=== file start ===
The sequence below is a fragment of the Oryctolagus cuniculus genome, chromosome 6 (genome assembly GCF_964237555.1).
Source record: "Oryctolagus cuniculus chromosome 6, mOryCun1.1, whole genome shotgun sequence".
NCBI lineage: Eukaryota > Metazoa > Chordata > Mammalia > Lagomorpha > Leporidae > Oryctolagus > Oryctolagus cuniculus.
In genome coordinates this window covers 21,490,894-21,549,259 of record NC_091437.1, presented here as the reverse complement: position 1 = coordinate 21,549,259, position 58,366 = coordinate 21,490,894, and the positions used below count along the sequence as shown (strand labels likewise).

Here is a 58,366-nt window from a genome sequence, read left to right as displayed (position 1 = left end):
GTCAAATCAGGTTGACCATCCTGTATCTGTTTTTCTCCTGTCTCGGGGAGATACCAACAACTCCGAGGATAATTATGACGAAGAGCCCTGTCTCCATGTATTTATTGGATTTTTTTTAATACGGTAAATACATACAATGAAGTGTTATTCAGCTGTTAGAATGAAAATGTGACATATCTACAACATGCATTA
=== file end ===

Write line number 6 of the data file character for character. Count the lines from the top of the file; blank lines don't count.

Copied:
GTCAAATCAGGTTGACCATCCTGTATCTGTTTTTCTCCTGTCTCGGGGAGATACCAACAACTCCGAGGATAATTATGACGAAGAGCCCTGTCTCCATGTATTTATTGGATTTTTTTTAATACGGTAAATACATACAATGAAGTGTTATTCAGCTGTTAGAATGAAAATGTGACATATCTACAACATGCATTA